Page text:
MLB All-Star Rookie Starters

Jonathan Papelbon has stated that it would be a joke if Dodgers sensation Puig made the All-Star team. This has us thinking about rookies who have upstaged the veterans to make it to the All-Star game. 22 rookies have earned that honor, how many can you remember?


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Chicago White Sox v Seattle Mariners

SEATTLE, WA - APRIL 22: Center fielder Kosuke Fukudome #1 of the Chicago White Sox catches a fly ball by Miguel Olivo of the Seattle Mariners at Safeco Field on April 22, 2012 in Seattle, Washington. The White Sox defeated the Mariners 7-4. (Photo by Otto Greule Jr/Getty Images)

Tampa Bay Rays v Miami Marlins

MIAMI, FL - JUNE 08: Hideki Matsui #35 of the Tampa Bay Rays looks on during batting practice before a game against the Miami Marlins at Marlins Park on June 8, 2012 in Miami, Florida. (Photo by Sarah Glenn/Getty Images)

Hideo Nomo, 1995

1989: Sandy Alomar Jr. of the San Diego Padres looks on during the 1989 season. (Photo by Getty Images)

Wally Joyner

Wally Joyner

Fernando Valenzuela

CHICAGO, IL - JUNE 7: Pitcher Fernando Valenzuela #34 of the Los Angeles Dodgers is interviewed by his manager Tommy Lasorda #2 before the game against the Chicago Cubs on June 7, 1981 at Wrigley Field in Chicago, Illinois. (Photo by Jonathan Daniel/Getty Images)

UNDAETD: Pitcher Mark Fidrych #20 of the Detroit Tigers looks about the field circa the 1970's during a game. (Photo by Focus on Sport/Getty Images)

BRONX: Rod Carew of the Minnesota Twins poses before a game at Yankee Stadium in the Bronx, New York. Rod Carew played for the Minnesota Twins from 1967-78. (Photo by Louis Reqeuna/MLB Photos via Getty Images)

CIRCA 1967: George Scott #15 of the Boston Red Sox fouls a pitch off during a Major League Baseball game circa 1967. Scott played for the Red Sox from 1966-71 and 1977-79. (Photo by Focus on Sport/Getty Images) *** Local Caption *** George Scott

UNDATED: Tony Oliva of the Minnesota Twins poses for a portrait, circa 1962 - 1976. (Photo by Photo File/MLB Photos via Getty Images)

UNITED STATES - MAY 20: New York Yankees' pitcher Mel Stottlemyre lights a cigar for Joe Pepitone (center) and Tom Tresh in celebration of his son, Todd's, birth. Stottlemyre pitched a 6-3 victory over the Boston Red Sox. (Photo by Gordon Rynders/NY Daily News Archive via Getty Images)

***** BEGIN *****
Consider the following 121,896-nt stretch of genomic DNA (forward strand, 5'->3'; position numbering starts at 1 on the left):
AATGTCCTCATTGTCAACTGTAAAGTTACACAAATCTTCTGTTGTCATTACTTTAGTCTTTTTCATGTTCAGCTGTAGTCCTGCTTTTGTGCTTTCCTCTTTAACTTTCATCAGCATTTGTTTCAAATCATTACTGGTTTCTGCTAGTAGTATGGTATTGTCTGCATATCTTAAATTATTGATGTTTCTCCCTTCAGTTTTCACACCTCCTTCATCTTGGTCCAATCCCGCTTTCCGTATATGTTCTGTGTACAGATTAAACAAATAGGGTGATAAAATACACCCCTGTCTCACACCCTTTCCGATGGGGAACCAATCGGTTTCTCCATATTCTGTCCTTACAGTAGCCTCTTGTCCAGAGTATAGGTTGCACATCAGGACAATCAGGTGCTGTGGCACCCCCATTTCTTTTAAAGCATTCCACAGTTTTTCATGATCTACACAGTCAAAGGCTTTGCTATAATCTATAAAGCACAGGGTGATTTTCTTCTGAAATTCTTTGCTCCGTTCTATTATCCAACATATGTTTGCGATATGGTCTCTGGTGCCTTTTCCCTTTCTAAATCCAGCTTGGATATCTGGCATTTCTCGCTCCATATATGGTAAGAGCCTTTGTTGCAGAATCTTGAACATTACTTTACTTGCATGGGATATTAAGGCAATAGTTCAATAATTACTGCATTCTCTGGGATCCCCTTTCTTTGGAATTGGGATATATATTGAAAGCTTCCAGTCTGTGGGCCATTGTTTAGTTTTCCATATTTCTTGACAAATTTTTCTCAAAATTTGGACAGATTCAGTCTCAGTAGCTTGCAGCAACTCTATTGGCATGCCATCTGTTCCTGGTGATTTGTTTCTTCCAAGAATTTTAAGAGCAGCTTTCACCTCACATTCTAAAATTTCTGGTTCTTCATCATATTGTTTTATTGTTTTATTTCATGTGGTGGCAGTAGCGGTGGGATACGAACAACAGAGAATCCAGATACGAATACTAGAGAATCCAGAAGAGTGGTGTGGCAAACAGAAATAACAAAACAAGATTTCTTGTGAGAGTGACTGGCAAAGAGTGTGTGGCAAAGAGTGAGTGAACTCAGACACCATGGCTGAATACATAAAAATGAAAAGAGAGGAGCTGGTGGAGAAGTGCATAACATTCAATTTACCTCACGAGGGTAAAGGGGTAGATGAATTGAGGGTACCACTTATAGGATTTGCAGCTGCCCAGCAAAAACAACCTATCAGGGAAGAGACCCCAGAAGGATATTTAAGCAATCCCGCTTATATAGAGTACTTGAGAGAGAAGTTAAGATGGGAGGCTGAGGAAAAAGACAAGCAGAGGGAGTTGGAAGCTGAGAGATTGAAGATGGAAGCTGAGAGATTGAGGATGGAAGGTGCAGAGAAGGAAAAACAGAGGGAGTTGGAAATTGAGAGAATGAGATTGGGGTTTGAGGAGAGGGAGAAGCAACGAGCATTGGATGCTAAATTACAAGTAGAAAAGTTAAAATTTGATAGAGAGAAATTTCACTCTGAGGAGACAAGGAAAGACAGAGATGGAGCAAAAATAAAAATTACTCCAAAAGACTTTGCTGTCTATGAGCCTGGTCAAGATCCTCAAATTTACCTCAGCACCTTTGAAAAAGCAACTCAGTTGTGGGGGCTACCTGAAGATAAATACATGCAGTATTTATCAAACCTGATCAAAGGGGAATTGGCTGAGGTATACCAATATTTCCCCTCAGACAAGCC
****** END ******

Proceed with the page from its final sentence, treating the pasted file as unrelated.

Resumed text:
UNITED STATES - MAY 20: New York Yankees' pitcher Mel Stottlemyre lights a cigar for Joe Pepitone (center) and Tom Tresh in celebration of his son, Todd's, birth. Stottlemyre pitched a 6-3 victory over the Boston Red Sox. (Photo by Gordon Rynders/NY Daily News Archive via Getty Images)

Dave Stenhouse

CLEVELAND - 1960's: Infielder Ron Hansen #4, of the Chicago White Sox, hits a pitch during a game in the late 1960's against the Cleveland Indians at Municipal Stadium in Cleveland, Ohio. Ron Hansen0001 Diamond Images

UNDATED: Frank Robinson #20 of the Cincinnati Reds poses with his bat before a game . Frank Robinson played for the Cincinnati Reds from 1959-1965. (Photo by Photo File/MLB Photos via Getty Images)

NEW YORK - 1956: Firstbaseman Walt Dropo of the Chicago White Sox poses for a portrait prior to a game in 1956 against the New York Yankees at Yankee Stadium in New York, New York. 56-720256 (Photo by: Kidwiler Collection/Diamond Images/Getty Images)

Philadelphia Phillies Richie Ashburn is shown in a 1958 file photo. (TSN Archive.)

¡Aug 15, 2007 - West Orange, NJ, USA - PHIL RIZZUTO, known by admirers as 'The Scooter' died in his nursing home on Aug. 14, 2007, at the age of 89 due to failing health and pneumonia. Rizzuto helped the Yankees win seven World Series during his 13 years, including their record five straight titles from 1949 through 1953 and in 1950 he won the American League's Most Valuable Player award. His popularity as a broadcaster from 1956-1996 launched him to a pop culture icon with his trademark phrases like 'Holy Cow!' and 'You huckleberry!' PICTURED: New York Yankees, JOHNNY MIZE, PHIL RIZZUTO, DICK WAKEFIELD, 1950. (Photo by Sporting News/Sporting News via Getty Images)

¡Aug 15, 2007 - West Orange, NJ, USA - PHIL RIZZUTO, known by admirers as 'The Scooter' died in his nursing home on Aug. 14, 2007, at the age of 89 due to failing health and pneumonia. Rizzuto helped the Yankees win seven World Series during his 13 years, including their record five straight titles from 1949 through 1953 and in 1950 he won the American League's Most Valuable Player award. His popularity as a broadcaster from 1956-1996 launched him to a pop culture icon with his trademark phrases like 'Holy Cow!' and 'You huckleberry!' PICTURED: New York Yankees, JOHNNY MIZE, PHIL RIZZUTO, DICK WAKEFIELD, 1950. (Photo by Sporting News/Sporting News via Getty Images)

Joe DiMaggio